Consumer group Which? has called upon the UK government to take action on soaring grocery prices as households continue to feel the squeeze.

Research by the watchdog shows some products have almost tripled in price in two years, which “has made affording the weekly shop increasingly difficult for some people”.

It called upon retailers to introduce measures such as stocking essential budget-line items in convenience stores.

Sue Davies, head of food policy at Which?, said: “Our research exposes the shocking true scale of food price inflation at supermarkets since the cost of living crisis began and shows why recent headline-grabbing price cuts of a few pence on some products are encouraging, but simply won’t be enough to help people struggling to put food on the table.

“It’s crucial that the government responds quickly to the Competition and Markets Authority’s (CMA’s) grocery pricing review by updating the rules so they are fit for purpose, as we’ve found pricing practices, both online and in-store, to be inconsistent, confusing and sometimes missing altogether.

“But supermarkets shouldn’t wait to improve how they display prices, particularly where unit pricing is currently not provided on loyalty card offers, such as Tesco’s Clubcard.”

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The Which? campaign comes as UK food and beverage prices eased in May for the second consecutive month, although headline inflation remained static.

On a monthly basis, food inflation pulled back to 0.9% in May, compared to 1.5% in May last year, Office For National Statistics (ONS) figures show.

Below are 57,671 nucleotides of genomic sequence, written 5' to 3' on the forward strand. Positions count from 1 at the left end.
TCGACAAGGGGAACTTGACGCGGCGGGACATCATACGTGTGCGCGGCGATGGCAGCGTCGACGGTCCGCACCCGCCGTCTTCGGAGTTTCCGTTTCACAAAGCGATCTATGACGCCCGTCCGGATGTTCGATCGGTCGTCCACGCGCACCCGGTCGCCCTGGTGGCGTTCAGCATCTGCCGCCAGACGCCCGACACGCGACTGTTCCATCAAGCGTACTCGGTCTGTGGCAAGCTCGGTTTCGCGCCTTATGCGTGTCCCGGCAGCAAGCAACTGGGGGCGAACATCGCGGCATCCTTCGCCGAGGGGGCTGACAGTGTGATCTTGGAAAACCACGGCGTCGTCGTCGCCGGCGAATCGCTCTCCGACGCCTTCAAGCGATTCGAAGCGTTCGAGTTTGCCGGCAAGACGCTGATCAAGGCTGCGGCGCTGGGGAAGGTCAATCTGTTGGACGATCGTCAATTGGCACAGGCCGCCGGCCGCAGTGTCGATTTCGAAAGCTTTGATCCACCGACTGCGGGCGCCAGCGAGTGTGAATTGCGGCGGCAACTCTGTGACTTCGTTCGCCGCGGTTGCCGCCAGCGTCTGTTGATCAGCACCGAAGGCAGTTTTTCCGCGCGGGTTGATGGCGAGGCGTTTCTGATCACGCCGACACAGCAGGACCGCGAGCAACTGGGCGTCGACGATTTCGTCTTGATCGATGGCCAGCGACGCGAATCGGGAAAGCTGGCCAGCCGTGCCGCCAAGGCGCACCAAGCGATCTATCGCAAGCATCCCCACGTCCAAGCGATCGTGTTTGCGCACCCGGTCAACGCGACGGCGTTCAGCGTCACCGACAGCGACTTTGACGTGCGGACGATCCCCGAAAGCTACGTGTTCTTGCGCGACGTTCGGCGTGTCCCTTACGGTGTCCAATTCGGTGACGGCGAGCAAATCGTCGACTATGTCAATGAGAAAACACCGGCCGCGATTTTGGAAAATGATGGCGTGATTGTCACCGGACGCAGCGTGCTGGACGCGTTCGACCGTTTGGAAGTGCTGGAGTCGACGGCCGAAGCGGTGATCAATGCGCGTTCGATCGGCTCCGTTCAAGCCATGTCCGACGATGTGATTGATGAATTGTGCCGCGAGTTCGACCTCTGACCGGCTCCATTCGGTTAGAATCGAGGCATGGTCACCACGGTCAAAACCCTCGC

However, food and non-alcoholic beverage inflation remained in double digits on an annual basis. In May the food and non-alcoholic beverages CPIH, which includes housing costs, rose 18.4% year-on-year, compared to 19.1% in April.

UK grocery inflation has been led by the cost of animal feed, fertiliser and fuel, as well as energy and labour, since Russia’s invasion of Ukraine last February.

Poor harvests, bird flu and a weaker pound have also contributed to rising costs and low availability. In March, a salad shortage also pushed up the prices of fresh food.

Which? said food prices at major UK retailers went up by 25.8% between June 2021 and June 2023 on average. Its analysis included over 21,000 food and drink items at eight companies: Aldi, Asda, Lidl, Morrisons, Ocado, Sainsbury’s, Tesco and Waitrose.

It found some items had increased by as much as 175% in the three months to the end of June 2023 compared to the same period two years earlier.

It noted that inflation on supermarket own-label budget lines slowed year on year, going from 26.6% in June to 26.2 per cent in July. However, across the two-year period budget lines have increased by 37.1% on average, it found.

Earlier this month, Oxfam and ActionAid called out food and beverage majors for making “windfall profits”, accusing them of “greedflation”.

The findings come ahead of a CMA review on the UK grocery sector.

“The CMA should be ready to take appropriate action if competition issues are found. The Chancellor should also immediately update on his progress to agree on potential measures with the industry to ease the pressure on consumers, following his meeting with food manufacturers on 23 May,” Which? said.

In May, the CMA said it “had not seen evidence pointing to specific competition concerns in the grocery sector” but would continue to make sure that weak competition is not a factor.

On May 16, UK Prime Minister Rishi Sunak hosted the UK Farm to Fork summit at Number 10 Downing Street, bringing together several government departments, industry body leaders, food companies and supermarket groups.

It aimed to thrash out issues including food security and retailer/supplier relationships, though its success it yet to be seen.